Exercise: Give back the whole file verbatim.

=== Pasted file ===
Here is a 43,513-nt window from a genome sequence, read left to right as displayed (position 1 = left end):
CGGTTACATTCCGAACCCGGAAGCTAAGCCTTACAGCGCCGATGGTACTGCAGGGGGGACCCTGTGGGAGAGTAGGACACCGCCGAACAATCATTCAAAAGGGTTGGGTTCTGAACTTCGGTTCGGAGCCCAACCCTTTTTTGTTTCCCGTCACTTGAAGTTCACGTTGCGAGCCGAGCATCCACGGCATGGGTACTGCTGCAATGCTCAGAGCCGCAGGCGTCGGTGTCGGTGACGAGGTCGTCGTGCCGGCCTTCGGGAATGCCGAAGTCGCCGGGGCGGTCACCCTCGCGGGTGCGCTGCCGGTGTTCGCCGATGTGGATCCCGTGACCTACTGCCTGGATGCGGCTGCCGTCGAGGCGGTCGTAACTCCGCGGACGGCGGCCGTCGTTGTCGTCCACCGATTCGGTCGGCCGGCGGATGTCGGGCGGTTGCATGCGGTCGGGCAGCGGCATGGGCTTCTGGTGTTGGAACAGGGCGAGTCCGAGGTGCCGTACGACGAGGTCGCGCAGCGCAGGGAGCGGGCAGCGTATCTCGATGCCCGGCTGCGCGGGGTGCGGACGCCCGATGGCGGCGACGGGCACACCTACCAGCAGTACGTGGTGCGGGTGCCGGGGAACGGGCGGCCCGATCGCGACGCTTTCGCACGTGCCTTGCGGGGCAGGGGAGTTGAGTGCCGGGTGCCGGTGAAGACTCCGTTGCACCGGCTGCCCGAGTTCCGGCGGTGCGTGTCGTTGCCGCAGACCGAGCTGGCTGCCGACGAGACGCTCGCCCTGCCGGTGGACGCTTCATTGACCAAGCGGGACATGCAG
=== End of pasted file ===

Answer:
Here is a 43,513-nt window from a genome sequence, read left to right as displayed (position 1 = left end):
CGGTTACATTCCGAACCCGGAAGCTAAGCCTTACAGCGCCGATGGTACTGCAGGGGGGACCCTGTGGGAGAGTAGGACACCGCCGAACAATCATTCAAAAGGGTTGGGTTCTGAACTTCGGTTCGGAGCCCAACCCTTTTTTGTTTCCCGTCACTTGAAGTTCACGTTGCGAGCCGAGCATCCACGGCATGGGTACTGCTGCAATGCTCAGAGCCGCAGGCGTCGGTGTCGGTGACGAGGTCGTCGTGCCGGCCTTCGGGAATGCCGAAGTCGCCGGGGCGGTCACCCTCGCGGGTGCGCTGCCGGTGTTCGCCGATGTGGATCCCGTGACCTACTGCCTGGATGCGGCTGCCGTCGAGGCGGTCGTAACTCCGCGGACGGCGGCCGTCGTTGTCGTCCACCGATTCGGTCGGCCGGCGGATGTCGGGCGGTTGCATGCGGTCGGGCAGCGGCATGGGCTTCTGGTGTTGGAACAGGGCGAGTCCGAGGTGCCGTACGACGAGGTCGCGCAGCGCAGGGAGCGGGCAGCGTATCTCGATGCCCGGCTGCGCGGGGTGCGGACGCCCGATGGCGGCGACGGGCACACCTACCAGCAGTACGTGGTGCGGGTGCCGGGGAACGGGCGGCCCGATCGCGACGCTTTCGCACGTGCCTTGCGGGGCAGGGGAGTTGAGTGCCGGGTGCCGGTGAAGACTCCGTTGCACCGGCTGCCCGAGTTCCGGCGGTGCGTGTCGTTGCCGCAGACCGAGCTGGCTGCCGACGAGACGCTCGCCCTGCCGGTGGACGCTTCATTGACCAAGCGGGACATGCAG